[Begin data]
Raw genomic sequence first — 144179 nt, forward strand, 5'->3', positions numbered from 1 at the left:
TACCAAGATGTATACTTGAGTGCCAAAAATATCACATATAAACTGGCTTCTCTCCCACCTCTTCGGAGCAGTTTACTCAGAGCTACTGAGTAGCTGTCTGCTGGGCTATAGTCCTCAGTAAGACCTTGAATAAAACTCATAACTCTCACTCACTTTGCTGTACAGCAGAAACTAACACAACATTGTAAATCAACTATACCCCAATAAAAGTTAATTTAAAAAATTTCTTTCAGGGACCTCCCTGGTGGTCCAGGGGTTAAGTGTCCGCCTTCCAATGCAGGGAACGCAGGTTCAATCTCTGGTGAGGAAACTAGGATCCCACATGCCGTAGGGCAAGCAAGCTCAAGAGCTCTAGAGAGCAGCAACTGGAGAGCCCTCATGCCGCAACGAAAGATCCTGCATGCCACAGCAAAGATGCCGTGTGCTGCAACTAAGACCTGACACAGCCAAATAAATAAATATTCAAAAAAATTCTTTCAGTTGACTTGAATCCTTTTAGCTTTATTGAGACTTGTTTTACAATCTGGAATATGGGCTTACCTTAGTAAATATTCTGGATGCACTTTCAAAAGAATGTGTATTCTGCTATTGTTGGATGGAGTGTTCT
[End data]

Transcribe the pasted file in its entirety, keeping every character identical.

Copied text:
Raw genomic sequence first — 144179 nt, forward strand, 5'->3', positions numbered from 1 at the left:
TACCAAGATGTATACTTGAGTGCCAAAAATATCACATATAAACTGGCTTCTCTCCCACCTCTTCGGAGCAGTTTACTCAGAGCTACTGAGTAGCTGTCTGCTGGGCTATAGTCCTCAGTAAGACCTTGAATAAAACTCATAACTCTCACTCACTTTGCTGTACAGCAGAAACTAACACAACATTGTAAATCAACTATACCCCAATAAAAGTTAATTTAAAAAATTTCTTTCAGGGACCTCCCTGGTGGTCCAGGGGTTAAGTGTCCGCCTTCCAATGCAGGGAACGCAGGTTCAATCTCTGGTGAGGAAACTAGGATCCCACATGCCGTAGGGCAAGCAAGCTCAAGAGCTCTAGAGAGCAGCAACTGGAGAGCCCTCATGCCGCAACGAAAGATCCTGCATGCCACAGCAAAGATGCCGTGTGCTGCAACTAAGACCTGACACAGCCAAATAAATAAATATTCAAAAAAATTCTTTCAGTTGACTTGAATCCTTTTAGCTTTATTGAGACTTGTTTTACAATCTGGAATATGGGCTTACCTTAGTAAATATTCTGGATGCACTTTCAAAAGAATGTGTATTCTGCTATTGTTGGATGGAGTGTTCT